For those not easily beat-down by games, Runner3 offers several new things to tempt series fans. Vehicles are probably the biggest, and it is kind of cool to see all the ones on offer. They do leave me with the feeling of having less tight control though, so at the end of the day I can probably take them or leave them. Hero Quests, where you find characters off the beaten path who asks for hidden objects in specific levels, are stronger insofar as they encourage replay. This is an area where the Runner games have always been excellent. It seems like there’s always something to discover with each replay. Retro stages are also back, but now they give free movement, playing more like a traditional platformer. While this isn’t the devs’ forte, I’m excited by the possibilities it presents. Plus, the free movement does make me feel like failure here is more my fault than that of the game’s.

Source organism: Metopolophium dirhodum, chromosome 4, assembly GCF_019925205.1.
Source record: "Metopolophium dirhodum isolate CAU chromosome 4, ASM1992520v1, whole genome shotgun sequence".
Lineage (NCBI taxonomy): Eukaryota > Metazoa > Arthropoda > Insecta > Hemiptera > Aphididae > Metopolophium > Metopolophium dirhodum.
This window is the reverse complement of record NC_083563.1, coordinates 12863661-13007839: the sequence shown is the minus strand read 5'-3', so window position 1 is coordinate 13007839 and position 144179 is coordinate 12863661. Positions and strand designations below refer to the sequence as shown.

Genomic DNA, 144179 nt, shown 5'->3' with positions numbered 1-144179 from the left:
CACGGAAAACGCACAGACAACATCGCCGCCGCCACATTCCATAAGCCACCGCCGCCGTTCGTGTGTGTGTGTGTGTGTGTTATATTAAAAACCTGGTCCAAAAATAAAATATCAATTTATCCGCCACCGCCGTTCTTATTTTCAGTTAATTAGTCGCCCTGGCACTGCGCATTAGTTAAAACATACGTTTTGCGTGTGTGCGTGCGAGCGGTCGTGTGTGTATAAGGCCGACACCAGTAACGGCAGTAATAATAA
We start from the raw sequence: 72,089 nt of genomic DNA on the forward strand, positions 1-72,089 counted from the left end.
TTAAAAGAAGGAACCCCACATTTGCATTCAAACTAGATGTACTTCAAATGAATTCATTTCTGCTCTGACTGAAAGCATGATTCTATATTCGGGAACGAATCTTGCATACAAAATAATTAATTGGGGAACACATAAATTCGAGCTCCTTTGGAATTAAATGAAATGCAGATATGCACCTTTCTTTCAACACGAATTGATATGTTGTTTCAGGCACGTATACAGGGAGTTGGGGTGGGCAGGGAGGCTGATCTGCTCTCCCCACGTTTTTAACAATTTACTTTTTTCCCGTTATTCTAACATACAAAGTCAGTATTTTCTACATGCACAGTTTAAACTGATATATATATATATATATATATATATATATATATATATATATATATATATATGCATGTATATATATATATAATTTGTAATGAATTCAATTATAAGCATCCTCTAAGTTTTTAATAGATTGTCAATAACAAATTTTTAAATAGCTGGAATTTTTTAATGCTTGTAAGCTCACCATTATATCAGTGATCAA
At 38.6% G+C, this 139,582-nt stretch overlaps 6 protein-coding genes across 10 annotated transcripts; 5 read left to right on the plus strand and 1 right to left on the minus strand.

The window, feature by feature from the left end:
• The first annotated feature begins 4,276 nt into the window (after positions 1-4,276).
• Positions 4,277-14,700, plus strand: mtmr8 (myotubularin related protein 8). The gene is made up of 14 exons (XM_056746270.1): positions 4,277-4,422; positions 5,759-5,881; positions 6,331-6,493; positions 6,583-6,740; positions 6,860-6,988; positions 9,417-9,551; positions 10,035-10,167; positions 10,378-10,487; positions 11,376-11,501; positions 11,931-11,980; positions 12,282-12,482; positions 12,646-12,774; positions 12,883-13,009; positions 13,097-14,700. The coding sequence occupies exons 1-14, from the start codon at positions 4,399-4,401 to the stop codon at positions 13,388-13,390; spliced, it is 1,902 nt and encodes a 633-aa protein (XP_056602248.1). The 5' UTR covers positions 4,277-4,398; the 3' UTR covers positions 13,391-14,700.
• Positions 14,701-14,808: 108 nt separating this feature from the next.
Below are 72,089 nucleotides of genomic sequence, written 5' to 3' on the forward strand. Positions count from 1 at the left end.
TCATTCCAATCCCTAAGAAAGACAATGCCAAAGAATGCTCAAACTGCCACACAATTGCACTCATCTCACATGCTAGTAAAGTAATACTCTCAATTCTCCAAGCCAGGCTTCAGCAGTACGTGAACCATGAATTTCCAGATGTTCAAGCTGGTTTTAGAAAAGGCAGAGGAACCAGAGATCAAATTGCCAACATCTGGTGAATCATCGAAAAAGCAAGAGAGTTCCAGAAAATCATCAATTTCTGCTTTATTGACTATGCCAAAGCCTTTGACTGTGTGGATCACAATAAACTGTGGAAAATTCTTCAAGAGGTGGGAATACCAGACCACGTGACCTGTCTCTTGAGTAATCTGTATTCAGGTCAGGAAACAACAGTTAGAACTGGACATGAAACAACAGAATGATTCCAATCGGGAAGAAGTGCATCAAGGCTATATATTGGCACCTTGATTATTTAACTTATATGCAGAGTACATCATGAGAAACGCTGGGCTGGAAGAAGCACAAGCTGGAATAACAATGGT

Why would I ever blame a game for my failure? Camera angles! The camera for Runner3 makes for some wonderful visuals, but sometimes they come at the expense of gameplay. Having the camera directly behind CommanderVideo, or zoomed in tight on the hero, can make it quite tough to gauge where you are in relation to your surroundings. The margin for error is so thin in parts that this is really key. Add in elements like dropping platforms, obscuring fog, etc. and you’ll find it’s not just a matter of reflexes and rhythm, but also some memorization resulting in trial and error. This is a very good looking, whimsical game, but all the details and touches have the potential to distract. I should note that I played the bulk of the game away from my television, and without issue, so reports of borderline playability seem to be from the framerate highbrow crowd.